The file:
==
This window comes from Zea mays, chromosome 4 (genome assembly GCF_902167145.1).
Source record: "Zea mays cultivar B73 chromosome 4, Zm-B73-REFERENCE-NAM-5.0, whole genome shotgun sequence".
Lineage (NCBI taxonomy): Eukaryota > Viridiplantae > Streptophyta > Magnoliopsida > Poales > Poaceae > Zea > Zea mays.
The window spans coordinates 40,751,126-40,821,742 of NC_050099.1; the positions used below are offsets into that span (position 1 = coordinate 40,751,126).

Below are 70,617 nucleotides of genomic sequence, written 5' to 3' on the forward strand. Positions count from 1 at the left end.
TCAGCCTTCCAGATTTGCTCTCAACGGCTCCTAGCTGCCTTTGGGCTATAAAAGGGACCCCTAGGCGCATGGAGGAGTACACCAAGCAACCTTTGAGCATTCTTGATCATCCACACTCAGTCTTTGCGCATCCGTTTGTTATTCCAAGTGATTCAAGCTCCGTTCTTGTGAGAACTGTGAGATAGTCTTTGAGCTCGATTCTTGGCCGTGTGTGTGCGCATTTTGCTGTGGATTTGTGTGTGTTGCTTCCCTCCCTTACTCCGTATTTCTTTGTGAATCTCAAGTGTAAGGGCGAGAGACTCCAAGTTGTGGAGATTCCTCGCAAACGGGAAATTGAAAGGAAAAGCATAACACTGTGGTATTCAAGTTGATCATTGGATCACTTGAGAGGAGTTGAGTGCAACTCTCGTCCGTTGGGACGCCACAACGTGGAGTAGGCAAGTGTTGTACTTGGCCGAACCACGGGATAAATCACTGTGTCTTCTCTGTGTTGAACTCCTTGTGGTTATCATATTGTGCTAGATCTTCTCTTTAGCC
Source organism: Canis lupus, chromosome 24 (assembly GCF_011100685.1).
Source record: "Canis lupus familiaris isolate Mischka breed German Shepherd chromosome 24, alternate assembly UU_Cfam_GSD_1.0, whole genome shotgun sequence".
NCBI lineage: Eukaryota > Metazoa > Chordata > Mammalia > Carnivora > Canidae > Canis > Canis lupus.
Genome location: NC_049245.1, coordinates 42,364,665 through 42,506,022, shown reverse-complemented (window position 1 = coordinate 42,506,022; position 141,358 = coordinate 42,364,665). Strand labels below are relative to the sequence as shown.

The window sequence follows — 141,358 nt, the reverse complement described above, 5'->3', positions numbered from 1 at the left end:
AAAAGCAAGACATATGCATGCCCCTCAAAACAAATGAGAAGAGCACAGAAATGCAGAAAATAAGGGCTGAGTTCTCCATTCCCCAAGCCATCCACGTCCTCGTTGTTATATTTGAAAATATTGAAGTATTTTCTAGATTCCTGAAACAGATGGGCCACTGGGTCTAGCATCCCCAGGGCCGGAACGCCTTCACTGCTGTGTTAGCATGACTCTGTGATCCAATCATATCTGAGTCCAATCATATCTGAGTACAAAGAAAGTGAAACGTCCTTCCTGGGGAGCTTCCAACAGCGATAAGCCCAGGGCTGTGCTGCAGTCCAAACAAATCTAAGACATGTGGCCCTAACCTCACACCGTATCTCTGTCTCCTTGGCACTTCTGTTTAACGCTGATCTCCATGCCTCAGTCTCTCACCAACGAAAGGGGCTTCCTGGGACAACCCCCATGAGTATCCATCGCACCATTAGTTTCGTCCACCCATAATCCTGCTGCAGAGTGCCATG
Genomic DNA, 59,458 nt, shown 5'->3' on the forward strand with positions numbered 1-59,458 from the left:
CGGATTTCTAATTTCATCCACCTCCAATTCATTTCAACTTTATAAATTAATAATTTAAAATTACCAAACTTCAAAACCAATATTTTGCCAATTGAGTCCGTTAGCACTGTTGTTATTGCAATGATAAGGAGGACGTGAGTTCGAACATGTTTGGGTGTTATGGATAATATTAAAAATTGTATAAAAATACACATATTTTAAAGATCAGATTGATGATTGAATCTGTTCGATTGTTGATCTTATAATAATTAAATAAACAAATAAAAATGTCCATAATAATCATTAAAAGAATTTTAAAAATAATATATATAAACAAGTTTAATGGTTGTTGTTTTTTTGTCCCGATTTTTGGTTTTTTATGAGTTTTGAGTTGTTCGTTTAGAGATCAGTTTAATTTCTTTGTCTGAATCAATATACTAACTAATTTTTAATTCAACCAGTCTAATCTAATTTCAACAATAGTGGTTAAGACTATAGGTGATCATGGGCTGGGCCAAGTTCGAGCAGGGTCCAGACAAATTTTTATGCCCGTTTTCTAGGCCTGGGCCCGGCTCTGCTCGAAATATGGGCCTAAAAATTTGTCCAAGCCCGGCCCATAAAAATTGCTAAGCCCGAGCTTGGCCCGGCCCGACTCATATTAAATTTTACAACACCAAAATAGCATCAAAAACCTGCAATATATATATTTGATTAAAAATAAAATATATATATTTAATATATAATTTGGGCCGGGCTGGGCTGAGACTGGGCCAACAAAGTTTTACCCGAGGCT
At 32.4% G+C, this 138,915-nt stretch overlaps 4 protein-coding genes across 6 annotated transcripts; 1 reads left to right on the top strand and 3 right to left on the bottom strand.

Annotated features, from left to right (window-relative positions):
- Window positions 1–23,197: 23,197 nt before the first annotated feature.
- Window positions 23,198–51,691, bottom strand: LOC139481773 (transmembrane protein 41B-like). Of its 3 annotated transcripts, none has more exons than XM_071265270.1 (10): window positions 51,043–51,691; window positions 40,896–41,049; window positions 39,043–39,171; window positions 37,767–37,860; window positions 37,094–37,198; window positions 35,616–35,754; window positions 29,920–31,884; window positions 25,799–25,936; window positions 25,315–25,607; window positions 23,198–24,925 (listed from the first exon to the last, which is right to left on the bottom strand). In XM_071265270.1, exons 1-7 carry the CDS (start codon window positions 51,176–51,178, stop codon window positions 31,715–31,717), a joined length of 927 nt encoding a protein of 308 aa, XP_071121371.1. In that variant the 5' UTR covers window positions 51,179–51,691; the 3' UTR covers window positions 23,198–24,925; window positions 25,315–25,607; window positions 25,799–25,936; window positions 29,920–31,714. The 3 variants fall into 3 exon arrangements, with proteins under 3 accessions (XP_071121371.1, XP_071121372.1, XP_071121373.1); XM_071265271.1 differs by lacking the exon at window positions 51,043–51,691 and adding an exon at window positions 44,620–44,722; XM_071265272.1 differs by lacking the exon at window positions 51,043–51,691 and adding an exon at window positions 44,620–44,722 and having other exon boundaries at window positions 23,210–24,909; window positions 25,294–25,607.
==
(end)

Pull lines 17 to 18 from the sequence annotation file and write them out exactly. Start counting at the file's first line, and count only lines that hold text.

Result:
- Window positions 1–23,197: 23,197 nt before the first annotated feature.
- Window positions 23,198–51,691, bottom strand: LOC139481773 (transmembrane protein 41B-like). Of its 3 annotated transcripts, none has more exons than XM_071265270.1 (10): window positions 51,043–51,691; window positions 40,896–41,049; window positions 39,043–39,171; window positions 37,767–37,860; window positions 37,094–37,198; window positions 35,616–35,754; window positions 29,920–31,884; window positions 25,799–25,936; window positions 25,315–25,607; window positions 23,198–24,925 (listed from the first exon to the last, which is right to left on the bottom strand). In XM_071265270.1, exons 1-7 carry the CDS (start codon window positions 51,176–51,178, stop codon window positions 31,715–31,717), a joined length of 927 nt encoding a protein of 308 aa, XP_071121371.1. In that variant the 5' UTR covers window positions 51,179–51,691; the 3' UTR covers window positions 23,198–24,925; window positions 25,315–25,607; window positions 25,799–25,936; window positions 29,920–31,714. The 3 variants fall into 3 exon arrangements, with proteins under 3 accessions (XP_071121371.1, XP_071121372.1, XP_071121373.1); XM_071265271.1 differs by lacking the exon at window positions 51,043–51,691 and adding an exon at window positions 44,620–44,722; XM_071265272.1 differs by lacking the exon at window positions 51,043–51,691 and adding an exon at window positions 44,620–44,722 and having other exon boundaries at window positions 23,210–24,909; window positions 25,294–25,607.